Macedonia and its Albanian population
From 1981 until 1992, every TV news bulletin began with `the struggle against
Albanian nationalism and irredentism'. This means that someone who was, say,
thirteen in 1981 grew to maturity with his or her head filled with the notion of
an Albanian threat. This has left traces: the human psyche cannot be changed
overnight. It is necessary to create a new ideological matrix which would nur
ture an awareness of life in a multi-ethnic society. Over the years, however, a
false picture has been created according to which Macedonia belongs only to
ethnic Macedonians, while all others are either newcomers or enemies.
Given this, I can understand those young people who believe that the refugees
come to Macedonia solely in order to alter its ethnic composition.
If Blaca is a symbol of the ethnic cleansing of Kosova, it is also a symbol of
rejection of people on ethnic grounds. It tells me that we, Albanians from Mace
donia, could also end up in a Blaca, if the current political structures had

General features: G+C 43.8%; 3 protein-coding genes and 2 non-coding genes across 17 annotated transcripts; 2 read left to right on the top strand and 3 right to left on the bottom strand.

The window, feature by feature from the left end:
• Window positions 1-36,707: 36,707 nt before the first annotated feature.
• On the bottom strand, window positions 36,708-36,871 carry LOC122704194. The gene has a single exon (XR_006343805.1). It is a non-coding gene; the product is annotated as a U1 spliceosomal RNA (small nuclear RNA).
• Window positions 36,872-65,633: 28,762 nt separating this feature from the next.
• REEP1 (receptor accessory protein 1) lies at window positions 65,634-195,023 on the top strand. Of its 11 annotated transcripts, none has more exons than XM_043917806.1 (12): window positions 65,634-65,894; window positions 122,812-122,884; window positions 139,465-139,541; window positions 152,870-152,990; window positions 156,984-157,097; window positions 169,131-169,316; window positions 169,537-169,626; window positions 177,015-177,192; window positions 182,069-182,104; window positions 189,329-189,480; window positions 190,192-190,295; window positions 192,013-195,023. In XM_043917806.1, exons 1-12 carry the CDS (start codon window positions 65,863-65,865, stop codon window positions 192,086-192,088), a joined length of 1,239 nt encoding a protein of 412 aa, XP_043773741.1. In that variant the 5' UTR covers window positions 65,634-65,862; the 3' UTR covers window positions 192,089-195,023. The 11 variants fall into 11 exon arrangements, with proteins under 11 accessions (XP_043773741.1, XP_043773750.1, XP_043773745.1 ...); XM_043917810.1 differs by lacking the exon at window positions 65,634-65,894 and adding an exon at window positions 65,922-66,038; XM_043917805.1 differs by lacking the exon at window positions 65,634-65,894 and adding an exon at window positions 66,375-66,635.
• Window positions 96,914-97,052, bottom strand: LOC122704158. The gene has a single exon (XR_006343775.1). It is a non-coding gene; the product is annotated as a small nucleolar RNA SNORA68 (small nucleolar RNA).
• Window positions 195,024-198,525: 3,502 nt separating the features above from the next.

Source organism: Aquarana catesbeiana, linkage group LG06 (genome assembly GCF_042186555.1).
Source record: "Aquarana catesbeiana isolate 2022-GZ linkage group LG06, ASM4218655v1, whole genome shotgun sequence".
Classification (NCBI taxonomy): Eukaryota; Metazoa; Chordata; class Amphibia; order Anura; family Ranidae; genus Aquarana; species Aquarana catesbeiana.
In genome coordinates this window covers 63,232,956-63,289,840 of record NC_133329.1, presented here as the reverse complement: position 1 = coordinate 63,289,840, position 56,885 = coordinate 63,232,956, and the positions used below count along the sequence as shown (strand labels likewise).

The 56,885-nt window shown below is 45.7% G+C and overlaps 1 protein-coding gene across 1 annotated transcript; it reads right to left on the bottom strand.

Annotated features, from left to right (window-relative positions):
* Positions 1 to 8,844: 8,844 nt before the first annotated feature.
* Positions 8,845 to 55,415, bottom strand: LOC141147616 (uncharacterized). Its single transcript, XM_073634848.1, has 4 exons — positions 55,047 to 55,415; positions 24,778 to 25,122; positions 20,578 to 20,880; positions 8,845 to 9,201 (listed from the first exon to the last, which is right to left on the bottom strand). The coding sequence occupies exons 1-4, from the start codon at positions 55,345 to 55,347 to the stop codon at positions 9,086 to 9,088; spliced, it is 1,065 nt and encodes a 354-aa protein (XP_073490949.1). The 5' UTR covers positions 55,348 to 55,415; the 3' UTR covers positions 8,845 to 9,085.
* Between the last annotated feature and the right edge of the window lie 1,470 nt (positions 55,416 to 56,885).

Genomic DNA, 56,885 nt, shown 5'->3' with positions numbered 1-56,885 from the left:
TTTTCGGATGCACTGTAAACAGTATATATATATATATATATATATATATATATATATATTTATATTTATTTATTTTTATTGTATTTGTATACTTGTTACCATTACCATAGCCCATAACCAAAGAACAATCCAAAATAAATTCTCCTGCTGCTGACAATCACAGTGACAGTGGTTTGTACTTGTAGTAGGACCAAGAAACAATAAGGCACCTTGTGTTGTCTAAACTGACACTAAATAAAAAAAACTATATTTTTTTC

The former rulers governed the country for eight years yet did nothing to im
prove the situation. They did absolutely nothing to change the deeply rooted
ethnic antagonism. [So far as the present government is concerned], some things
are obvious. During the demonstrations in front of the American embassy, the po
lice intervened after an hour's delay and no one was held to account for setting
the building on fire. Imagine how the police would have reacted if the
demonstrators had been Albanian and not Macedonian. This double standard is dan
gerous for a multiethnic state. Rufi Osmani, the mayor of Gostivar, was sen
tenced to seventeen and a half years in prison for displaying the Albanian flag
on the town hall, and three people were killed by police during the demonstra
tion there, although it was much less violent than the recent one in front of
the American embassy, during which which Molotov cocktails were thrown.
Milosevic himself killed no one. As far as I know the Kosovars were killed by
people who approve of his policy. It is very easy to fall into the trap of be
lieving in collective responsibility, but there is no doubt that a large part of
the Serbian people are drunk on chauvinism. Someone should explain how Milosevic
can find so many people capable of murdering small children. Is their purpose to
compromise all Serbs? TherÌÌÌÌÌÌÌÌÌÌÌÌÔ
e are around 40,000 armed Serbs in Kosova today. The
problem is not Milosevic, but how to overcome this chauvinistic delirium.
Kim Mehmeti is a respected Macedonian intellectual of Albanian nationality. He
is a writer and editor of the Alternative Information Network (AIM). These
extracts are from an interview published in the Sarajevo weekly Dani of 26
April1999; a fuller text was posted on the BI website.